There's not an exact answer to this question. We do know that women who are younger (early 20's) and who have experienced depression prior to having a baby or during their pregnancy are at higher risk. You're also at risk if your family has a history of depression or other mood disorders (even if they were not treated for these disorders). Most importantly, a woman will be high risk for PPD if she's recently had stressful events occur in her life. These can include:
- health problems during pregnancy, a difficult pregnancy, or if the baby was born with health concerns
- A death of a loved one
- If a loved one has been diagnosed with an illness
- Relationship issues with your significant other - including but not limited to infidelity, abuse, addiction, job loss, etc.
- Decreased support during the pregnancy from family or friends
- Financial issues
- If the pregnancy was unplanned
- Trouble adjusting to motherhood
- You yourself struggling with addiction (alcohol, smoking, pills, etc...)
After childbirth, a woman's body goes through a lot of changes in hormones. This too can cause PPD. 24 hours after childbirth a woman's hormones quickly go back to their normal levels, but this quick drop in hormones can lead to PPD.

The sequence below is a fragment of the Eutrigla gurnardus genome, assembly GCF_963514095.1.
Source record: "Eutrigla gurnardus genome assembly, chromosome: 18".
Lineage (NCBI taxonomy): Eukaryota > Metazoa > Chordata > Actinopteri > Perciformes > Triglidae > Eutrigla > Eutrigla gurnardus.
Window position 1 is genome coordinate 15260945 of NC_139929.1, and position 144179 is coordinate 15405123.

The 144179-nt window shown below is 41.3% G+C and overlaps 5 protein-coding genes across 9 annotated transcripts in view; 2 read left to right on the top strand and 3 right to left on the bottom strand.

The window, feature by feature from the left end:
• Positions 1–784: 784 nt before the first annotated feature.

For first-time parents, it's natural to question your abilities. However, if you're having negative thoughts and feelings about being a mom, this can lead to PPD and you need to speak to your doctor.
Talk to your doctor if:
- you doubt you'll be a good mom
- you put pressure on yourself to be the perfect mom
- you believe you'll "lose" the person you were before the baby came along
- you believe you're less attractive than you were before
- you have no free time for yourself
- you are not getting enough sleep or quality sleep
Your doctor, family, friends and loved ones are there to help you. PPD is not to be taken lightly and you are not alone. If you are currently having any of these thoughts, or recognize these statements in anyone you love, please talk to your doctor, or ask your loved one to speak to a professional.
We have lots more information to share with you about PPD. Please check back in as we cover this very important topic.
*Source: March of Dimes “Postpartum Feelings” from www.marchofdimes.com
Written by: Tamara Wilhelm MA, LMHC, LCAC
*Tamara enjoys doing marriage counseling, individual counseling, & couples counseling at Imagine Hope. We also specialize in family counseling, child & adolescent counseling. Imagine Hope serves the Indianapolis area, including the surrounding areas of Carmel, Noblesville, Zionsville, Westfield & Fishers.